Each January, hordes of historians descend on a big conference hotel somewhere in the US to present their research, hunt for very scarce new jobs, and to hang out with each other.
The economic ties between the United States and Mexico are well over a century old, but the coverage of the border rarely contextualizes it in these terms. In order to understand the violence we see today, we must consider the violence that erupted there in the early 1990s.
The winners of our Student Essay Contest have been announced and posted!
So freedom is now to be defined against those too poor to deserve its benefits by the edifices and procedures of totalitarianism. What kind of freedom is it, then, that we enjoy in the countries of the West – those exclusive, increasingly well-guarded enclaves of ours?
Not Even Past has always reviewed and commented on historical films. This week we take a look at some of our favorite historical novels. Historians often criticize novels set in the past, partly because they see fiction writers as falsifying and distorting the record, but also because they seem to simplify the past by narrating historical events through the lives of fictional individuals.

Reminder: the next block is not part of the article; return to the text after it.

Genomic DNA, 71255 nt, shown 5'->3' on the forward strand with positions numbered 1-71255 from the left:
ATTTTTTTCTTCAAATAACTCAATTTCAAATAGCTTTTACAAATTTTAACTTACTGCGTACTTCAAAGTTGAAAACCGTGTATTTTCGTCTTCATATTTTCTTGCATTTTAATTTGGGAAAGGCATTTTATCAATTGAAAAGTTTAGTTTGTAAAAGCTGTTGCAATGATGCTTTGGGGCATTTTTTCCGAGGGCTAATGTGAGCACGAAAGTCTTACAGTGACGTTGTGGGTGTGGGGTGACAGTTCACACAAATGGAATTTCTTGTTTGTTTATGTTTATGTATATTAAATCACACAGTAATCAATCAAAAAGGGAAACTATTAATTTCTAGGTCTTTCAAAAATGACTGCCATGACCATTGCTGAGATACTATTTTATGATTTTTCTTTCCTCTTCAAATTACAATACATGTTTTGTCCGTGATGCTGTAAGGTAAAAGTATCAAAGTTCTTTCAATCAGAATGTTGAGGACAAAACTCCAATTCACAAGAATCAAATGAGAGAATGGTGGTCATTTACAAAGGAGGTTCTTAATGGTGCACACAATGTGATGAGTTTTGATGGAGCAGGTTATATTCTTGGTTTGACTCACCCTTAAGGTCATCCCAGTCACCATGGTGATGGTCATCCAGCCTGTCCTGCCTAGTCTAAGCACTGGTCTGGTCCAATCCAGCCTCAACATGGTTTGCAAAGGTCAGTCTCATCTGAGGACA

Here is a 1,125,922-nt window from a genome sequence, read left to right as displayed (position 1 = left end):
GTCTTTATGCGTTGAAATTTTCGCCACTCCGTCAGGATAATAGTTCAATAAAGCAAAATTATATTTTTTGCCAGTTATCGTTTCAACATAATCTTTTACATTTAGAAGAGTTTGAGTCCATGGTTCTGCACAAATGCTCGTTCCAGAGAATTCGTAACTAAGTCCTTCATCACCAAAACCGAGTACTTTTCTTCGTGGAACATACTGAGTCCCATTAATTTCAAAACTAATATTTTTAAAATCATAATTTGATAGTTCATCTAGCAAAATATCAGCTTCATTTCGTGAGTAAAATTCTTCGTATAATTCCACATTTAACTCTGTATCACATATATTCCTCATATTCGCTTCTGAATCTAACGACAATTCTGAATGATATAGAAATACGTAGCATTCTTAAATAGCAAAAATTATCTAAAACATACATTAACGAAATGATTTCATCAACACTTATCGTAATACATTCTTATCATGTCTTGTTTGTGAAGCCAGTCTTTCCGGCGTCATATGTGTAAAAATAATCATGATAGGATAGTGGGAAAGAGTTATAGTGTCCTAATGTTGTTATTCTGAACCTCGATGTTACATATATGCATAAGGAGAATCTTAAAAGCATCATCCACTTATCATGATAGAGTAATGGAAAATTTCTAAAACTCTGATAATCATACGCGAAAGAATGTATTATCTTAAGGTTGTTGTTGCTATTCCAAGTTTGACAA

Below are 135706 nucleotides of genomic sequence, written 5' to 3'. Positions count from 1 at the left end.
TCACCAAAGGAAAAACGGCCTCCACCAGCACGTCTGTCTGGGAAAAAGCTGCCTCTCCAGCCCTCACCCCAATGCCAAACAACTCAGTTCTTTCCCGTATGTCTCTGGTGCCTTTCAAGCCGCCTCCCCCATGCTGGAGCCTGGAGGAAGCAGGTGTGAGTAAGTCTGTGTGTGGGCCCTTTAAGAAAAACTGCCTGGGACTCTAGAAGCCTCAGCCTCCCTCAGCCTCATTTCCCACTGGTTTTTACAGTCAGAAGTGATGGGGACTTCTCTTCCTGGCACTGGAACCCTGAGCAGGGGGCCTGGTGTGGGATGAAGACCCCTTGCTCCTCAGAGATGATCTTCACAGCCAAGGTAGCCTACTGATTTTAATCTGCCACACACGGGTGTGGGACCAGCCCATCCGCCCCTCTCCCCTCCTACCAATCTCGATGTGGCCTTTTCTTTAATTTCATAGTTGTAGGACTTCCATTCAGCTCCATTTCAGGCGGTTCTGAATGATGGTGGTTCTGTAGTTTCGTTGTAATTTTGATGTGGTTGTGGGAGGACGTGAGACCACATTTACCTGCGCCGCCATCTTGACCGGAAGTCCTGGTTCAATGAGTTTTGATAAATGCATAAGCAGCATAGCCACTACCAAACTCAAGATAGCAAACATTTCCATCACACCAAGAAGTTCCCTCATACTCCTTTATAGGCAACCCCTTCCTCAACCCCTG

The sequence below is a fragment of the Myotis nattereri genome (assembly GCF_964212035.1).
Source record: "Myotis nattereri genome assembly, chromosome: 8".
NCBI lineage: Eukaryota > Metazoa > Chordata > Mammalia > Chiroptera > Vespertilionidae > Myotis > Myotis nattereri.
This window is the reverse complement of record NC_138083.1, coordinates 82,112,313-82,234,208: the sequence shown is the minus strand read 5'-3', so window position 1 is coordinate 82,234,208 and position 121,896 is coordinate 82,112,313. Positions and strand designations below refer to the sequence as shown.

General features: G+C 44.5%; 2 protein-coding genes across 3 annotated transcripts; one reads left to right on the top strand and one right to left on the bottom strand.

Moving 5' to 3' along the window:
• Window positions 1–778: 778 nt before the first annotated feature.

Photographs of war, more than photographs of any other subject, make war seem both very distant and impossibly close.
In 1746 Dr. Andrés Arce y Miranda, a creole attorney from Puebla, Mexico, criticized a series of paintings known as the cuadros de castas or casta paintings. Offended by their depictions of racial mixtures of the inhabitants of Spain’s American colonies, Arce y Miranda feared the paintings would send back to Spain the damaging message that creoles, the Mexican-born children of Spanish parents, were of mixed blood.
On the evening of June 24, 1941, Prime Minister of Great Britain Winston Churchill came on the radio. He declared: “Any person belonging to a country fighting against fascism will receive British aid.” He went on to say that he will give Russia and its people all the help that the British government can offer.
During World War II the United States shipped an enormous amount of aid to the Soviet Union through the Lend-Lease program. The significance of this aid to the Soviet war effort has long been debated.